LIABILITY IN SECURITIES FRAUD ACTIONS: Part XIX: The Impact of Dura
The Dura decision has had a significant impact on securities damage actions beginning with what is required to plead a cause of action. Following the decision, one question which emerges is the pleading standards. Some courts adopted the language in the opinion discussing the notice pleading requirements of Rule 8, while others have required more. For example, in In re OmniVision Technologies, 2005 WL 1867717 (N.D. Ca. July 29, 2005), the court held that an allegation sufficient which states only that “Plaintiffs purchased OmniVision securities at artificially inflated prices and suffered damages when revelation of the true facts causes a decline in the value of their shares.” Other courts have suggested however, that at least “some minimal details” be pled, without specifying just how much more. See, e.g., In re UnumProvident Corp. Sec. Litig., 2005 WL 2206727 (E.D. Tenn. Sept. 12, 2005). Some courts have required plaintiffs to plead with “specificity.” For example in Teachers’ Retirement System of LA v. Hunter, 477 F.3d 162 (4th Cir. 2007), the court held that while Rule 9(b) “particularity” was not required, there should be something more than the minimal requirements of Rule 8(a). Noting that loss causation as required by the PSLRA is an “averment of fraud,” the court stated that a strong argument can be made that it must be pled with particularity. The court went on to note that “we conclude that a plaintiff purporting to allege a securities fraud claim must not only prove loss causation … but he must also plead it with sufficient specificity to enable the court to evaluate whether the necessary causal link exists.”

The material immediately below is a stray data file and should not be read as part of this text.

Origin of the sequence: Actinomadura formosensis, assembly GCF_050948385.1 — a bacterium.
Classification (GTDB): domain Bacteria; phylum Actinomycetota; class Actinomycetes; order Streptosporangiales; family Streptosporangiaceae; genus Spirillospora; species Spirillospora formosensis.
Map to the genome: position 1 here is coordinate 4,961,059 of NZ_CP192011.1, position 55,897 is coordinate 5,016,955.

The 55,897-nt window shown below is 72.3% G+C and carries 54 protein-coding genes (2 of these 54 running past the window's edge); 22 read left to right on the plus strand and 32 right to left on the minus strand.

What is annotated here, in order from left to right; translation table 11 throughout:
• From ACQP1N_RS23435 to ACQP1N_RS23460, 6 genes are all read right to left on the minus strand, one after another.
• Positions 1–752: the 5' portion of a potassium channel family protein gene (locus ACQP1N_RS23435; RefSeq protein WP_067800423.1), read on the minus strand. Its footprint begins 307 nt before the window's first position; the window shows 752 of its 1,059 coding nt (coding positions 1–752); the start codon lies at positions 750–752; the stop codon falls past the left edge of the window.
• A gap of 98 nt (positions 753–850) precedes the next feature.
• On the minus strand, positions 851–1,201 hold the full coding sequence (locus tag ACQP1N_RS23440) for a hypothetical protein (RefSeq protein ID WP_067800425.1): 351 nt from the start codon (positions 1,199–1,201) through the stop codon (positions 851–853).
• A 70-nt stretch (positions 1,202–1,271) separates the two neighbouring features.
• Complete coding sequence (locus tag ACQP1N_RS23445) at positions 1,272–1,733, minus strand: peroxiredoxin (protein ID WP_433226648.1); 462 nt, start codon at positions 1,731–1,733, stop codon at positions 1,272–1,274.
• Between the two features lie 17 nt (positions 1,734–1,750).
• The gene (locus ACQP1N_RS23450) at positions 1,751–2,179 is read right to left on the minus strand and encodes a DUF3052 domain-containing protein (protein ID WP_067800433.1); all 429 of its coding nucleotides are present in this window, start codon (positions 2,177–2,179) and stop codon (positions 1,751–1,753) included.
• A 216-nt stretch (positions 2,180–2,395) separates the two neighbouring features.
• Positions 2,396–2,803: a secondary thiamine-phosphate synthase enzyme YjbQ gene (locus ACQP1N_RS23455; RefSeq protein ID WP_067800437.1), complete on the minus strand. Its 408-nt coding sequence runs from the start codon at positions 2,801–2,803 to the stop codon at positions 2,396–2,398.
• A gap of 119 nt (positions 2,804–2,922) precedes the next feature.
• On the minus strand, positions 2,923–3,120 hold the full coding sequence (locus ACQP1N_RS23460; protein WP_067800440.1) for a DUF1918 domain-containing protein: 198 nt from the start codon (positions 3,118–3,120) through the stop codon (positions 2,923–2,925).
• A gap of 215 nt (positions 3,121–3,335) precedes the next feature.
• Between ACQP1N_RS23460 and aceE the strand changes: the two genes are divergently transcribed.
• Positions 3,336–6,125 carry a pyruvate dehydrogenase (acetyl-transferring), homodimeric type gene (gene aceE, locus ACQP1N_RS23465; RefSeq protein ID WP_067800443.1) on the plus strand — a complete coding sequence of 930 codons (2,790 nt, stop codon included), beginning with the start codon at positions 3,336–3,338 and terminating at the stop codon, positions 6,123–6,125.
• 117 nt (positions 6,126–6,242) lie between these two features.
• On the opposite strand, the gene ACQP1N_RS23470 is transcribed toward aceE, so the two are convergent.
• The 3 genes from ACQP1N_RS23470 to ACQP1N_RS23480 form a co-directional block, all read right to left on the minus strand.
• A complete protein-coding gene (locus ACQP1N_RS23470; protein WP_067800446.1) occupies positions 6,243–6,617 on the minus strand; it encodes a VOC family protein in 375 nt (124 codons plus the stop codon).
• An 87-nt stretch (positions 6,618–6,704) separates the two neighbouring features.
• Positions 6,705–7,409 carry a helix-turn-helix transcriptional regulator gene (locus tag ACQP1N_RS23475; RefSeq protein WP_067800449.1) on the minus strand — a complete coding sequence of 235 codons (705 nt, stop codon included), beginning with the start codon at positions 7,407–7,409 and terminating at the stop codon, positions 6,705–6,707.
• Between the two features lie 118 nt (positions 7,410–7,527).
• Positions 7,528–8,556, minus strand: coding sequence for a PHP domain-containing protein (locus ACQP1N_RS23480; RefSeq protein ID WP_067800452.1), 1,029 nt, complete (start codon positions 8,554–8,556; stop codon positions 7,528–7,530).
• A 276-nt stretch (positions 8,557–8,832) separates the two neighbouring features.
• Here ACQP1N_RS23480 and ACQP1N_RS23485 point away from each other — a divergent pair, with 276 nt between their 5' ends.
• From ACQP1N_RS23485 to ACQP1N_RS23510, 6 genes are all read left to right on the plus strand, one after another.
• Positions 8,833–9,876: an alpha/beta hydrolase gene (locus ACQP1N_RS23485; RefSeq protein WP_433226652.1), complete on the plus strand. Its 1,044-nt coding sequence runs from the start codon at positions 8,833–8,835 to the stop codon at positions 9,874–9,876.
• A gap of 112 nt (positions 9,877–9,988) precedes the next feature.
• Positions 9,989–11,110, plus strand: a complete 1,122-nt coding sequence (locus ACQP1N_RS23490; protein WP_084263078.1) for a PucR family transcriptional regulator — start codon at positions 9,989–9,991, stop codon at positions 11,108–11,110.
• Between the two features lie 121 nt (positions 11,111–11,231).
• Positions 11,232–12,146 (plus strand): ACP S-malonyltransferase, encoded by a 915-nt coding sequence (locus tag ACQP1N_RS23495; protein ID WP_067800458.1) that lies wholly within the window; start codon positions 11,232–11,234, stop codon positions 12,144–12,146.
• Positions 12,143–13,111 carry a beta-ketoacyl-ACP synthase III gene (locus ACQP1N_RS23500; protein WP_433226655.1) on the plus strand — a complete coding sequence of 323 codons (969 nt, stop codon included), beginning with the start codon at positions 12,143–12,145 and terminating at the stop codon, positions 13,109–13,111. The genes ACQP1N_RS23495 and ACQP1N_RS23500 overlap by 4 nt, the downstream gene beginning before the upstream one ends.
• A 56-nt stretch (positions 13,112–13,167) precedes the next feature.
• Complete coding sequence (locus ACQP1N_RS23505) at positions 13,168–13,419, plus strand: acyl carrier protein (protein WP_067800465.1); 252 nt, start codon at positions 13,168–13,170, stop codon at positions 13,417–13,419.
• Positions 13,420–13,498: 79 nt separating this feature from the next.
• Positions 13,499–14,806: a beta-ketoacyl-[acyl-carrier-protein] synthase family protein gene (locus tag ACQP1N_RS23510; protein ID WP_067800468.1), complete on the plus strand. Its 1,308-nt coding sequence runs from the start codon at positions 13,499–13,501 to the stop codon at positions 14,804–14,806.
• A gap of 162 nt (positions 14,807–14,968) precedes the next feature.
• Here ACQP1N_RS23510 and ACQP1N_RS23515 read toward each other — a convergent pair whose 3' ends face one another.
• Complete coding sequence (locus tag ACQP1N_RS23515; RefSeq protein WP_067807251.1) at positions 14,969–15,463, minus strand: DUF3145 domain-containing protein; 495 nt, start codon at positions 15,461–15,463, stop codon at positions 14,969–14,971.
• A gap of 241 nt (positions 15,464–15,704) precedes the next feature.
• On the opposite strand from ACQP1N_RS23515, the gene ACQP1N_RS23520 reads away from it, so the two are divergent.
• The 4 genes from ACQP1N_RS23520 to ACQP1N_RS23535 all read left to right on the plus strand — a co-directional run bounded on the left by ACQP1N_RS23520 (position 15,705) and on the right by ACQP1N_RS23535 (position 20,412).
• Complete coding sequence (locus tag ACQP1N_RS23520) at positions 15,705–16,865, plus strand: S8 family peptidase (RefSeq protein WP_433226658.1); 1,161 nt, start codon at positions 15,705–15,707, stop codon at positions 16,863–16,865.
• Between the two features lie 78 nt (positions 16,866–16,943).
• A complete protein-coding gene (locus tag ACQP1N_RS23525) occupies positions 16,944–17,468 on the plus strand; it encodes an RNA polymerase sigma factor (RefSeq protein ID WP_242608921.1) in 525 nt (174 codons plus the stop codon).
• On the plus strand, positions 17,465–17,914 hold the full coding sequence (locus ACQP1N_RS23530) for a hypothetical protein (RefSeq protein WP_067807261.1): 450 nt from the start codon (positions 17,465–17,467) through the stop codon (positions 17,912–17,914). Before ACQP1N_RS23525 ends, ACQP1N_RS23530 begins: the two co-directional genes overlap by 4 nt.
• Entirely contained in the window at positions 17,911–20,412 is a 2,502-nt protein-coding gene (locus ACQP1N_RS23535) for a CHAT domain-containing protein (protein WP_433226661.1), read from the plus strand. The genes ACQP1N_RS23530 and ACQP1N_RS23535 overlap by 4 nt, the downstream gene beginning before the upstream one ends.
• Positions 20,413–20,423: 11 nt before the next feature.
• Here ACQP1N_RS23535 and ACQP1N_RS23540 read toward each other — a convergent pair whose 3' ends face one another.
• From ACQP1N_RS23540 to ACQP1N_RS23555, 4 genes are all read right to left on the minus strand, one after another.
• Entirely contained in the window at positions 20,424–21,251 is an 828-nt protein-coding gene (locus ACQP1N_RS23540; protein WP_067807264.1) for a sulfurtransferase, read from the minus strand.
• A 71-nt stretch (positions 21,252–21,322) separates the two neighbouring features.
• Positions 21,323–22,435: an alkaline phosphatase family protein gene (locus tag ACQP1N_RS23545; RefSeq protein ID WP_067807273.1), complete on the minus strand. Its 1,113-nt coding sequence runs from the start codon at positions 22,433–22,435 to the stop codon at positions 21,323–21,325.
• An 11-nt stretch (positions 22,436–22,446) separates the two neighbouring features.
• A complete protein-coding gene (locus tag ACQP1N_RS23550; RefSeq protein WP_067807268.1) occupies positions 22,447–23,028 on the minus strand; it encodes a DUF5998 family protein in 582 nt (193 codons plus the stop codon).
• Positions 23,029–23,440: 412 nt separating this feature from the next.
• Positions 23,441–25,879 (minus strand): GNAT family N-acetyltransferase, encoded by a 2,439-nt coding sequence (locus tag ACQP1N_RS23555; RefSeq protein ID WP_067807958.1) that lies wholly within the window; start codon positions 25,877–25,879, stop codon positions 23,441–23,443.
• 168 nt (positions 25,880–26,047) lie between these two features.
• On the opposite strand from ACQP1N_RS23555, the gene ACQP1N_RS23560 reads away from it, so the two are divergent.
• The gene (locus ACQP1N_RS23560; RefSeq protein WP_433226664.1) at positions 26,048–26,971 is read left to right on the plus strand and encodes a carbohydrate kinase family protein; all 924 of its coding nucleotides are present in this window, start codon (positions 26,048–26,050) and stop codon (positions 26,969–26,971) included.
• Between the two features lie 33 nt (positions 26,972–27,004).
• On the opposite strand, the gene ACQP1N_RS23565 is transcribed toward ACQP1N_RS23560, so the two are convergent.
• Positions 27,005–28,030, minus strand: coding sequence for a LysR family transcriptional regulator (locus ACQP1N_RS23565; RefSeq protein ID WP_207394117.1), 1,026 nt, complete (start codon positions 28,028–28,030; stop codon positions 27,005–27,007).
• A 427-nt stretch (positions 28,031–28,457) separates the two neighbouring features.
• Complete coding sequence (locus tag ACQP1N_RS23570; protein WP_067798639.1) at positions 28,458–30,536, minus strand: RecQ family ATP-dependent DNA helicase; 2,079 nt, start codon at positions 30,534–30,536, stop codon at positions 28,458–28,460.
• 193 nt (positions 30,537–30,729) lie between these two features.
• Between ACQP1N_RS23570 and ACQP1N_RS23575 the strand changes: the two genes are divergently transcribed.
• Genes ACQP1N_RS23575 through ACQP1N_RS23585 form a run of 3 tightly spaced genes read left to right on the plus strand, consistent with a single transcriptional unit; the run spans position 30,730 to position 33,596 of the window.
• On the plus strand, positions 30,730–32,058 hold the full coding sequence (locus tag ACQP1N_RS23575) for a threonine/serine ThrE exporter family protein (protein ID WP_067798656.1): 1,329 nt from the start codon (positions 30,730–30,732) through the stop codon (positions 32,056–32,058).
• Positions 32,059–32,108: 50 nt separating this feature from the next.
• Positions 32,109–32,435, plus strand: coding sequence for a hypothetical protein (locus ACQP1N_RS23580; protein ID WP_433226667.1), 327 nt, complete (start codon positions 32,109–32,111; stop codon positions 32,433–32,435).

A second question concerned whether Dura represented the only way in which loss causation could be established. Some court have held that Dura only established what is not sufficient, not what standard must be met. See, e.g., In re Initial Pub. Offering Sec. Litig., 2005 WL 1529569 (S.D. N.Y. June 28, 2005); In re The Warnaco Group, Inc. Sec. Litig., 388 F. Supp. 2d 37 (S.D.N.Y. 2005); In re Coca-Cola Enterprises, Inc., Sec. Litig., 207 WL 472943 (N.D.Ga. Feb. 7 2007); Marsden v. Select Medical Corp., 2007 WL 1725204 (E.D. Pa. June 12, 2007). Others have held that there are theories beyond Dura. See, e.g., Ray v. Citigroup Global Markets, Inc., 482 F.3d 991 (7th Cir. 2007). Indeed, the Ray court concluded that there are three ways to establish loss causation.
(1) Fraud on the market. This is the standard used in Dura. It requires proof of an artificial price and a decline in value when the truth is revealed.
2) Materialization of risk. This standard requires plaintiff to prove that “it was the very facts about which the defendant lied which caused its injuries.”
3) Representation that the investment is risk free. This theory requires an explicit representation that the investment is risk free.
See also Glover v. Deluca, 2006 WL 2850448 (W.D. Pa. Sept. 29, 2006) (noting that there are two methods of establishing loss causation).
Next: The application of specific theories.